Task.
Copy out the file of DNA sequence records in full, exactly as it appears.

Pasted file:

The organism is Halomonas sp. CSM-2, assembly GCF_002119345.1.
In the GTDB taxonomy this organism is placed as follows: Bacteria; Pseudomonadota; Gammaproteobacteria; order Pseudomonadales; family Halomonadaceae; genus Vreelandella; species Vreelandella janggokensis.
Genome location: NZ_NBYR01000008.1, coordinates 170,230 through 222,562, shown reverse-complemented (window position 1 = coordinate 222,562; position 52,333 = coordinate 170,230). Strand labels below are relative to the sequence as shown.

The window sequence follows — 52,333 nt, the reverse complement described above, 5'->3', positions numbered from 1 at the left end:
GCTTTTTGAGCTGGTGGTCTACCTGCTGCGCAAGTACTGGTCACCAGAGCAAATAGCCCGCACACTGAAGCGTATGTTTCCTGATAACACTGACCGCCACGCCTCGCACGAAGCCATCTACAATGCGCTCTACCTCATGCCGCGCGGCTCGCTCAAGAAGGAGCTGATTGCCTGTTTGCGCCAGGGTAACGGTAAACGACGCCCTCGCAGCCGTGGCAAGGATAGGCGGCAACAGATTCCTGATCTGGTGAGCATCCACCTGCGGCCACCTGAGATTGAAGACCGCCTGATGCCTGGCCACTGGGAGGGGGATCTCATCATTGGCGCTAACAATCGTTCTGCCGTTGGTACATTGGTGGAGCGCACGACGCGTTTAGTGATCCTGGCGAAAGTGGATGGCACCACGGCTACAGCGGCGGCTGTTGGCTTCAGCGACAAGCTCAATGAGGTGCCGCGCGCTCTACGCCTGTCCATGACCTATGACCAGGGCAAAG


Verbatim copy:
The organism is Halomonas sp. CSM-2, assembly GCF_002119345.1.
In the GTDB taxonomy this organism is placed as follows: Bacteria; Pseudomonadota; Gammaproteobacteria; order Pseudomonadales; family Halomonadaceae; genus Vreelandella; species Vreelandella janggokensis.
Genome location: NZ_NBYR01000008.1, coordinates 170,230 through 222,562, shown reverse-complemented (window position 1 = coordinate 222,562; position 52,333 = coordinate 170,230). Strand labels below are relative to the sequence as shown.

The window sequence follows — 52,333 nt, the reverse complement described above, 5'->3', positions numbered from 1 at the left end:
GCTTTTTGAGCTGGTGGTCTACCTGCTGCGCAAGTACTGGTCACCAGAGCAAATAGCCCGCACACTGAAGCGTATGTTTCCTGATAACACTGACCGCCACGCCTCGCACGAAGCCATCTACAATGCGCTCTACCTCATGCCGCGCGGCTCGCTCAAGAAGGAGCTGATTGCCTGTTTGCGCCAGGGTAACGGTAAACGACGCCCTCGCAGCCGTGGCAAGGATAGGCGGCAACAGATTCCTGATCTGGTGAGCATCCACCTGCGGCCACCTGAGATTGAAGACCGCCTGATGCCTGGCCACTGGGAGGGGGATCTCATCATTGGCGCTAACAATCGTTCTGCCGTTGGTACATTGGTGGAGCGCACGACGCGTTTAGTGATCCTGGCGAAAGTGGATGGCACCACGGCTACAGCGGCGGCTGTTGGCTTCAGCGACAAGCTCAATGAGGTGCCGCGCGCTCTACGCCTGTCCATGACCTATGACCAGGGCAAAG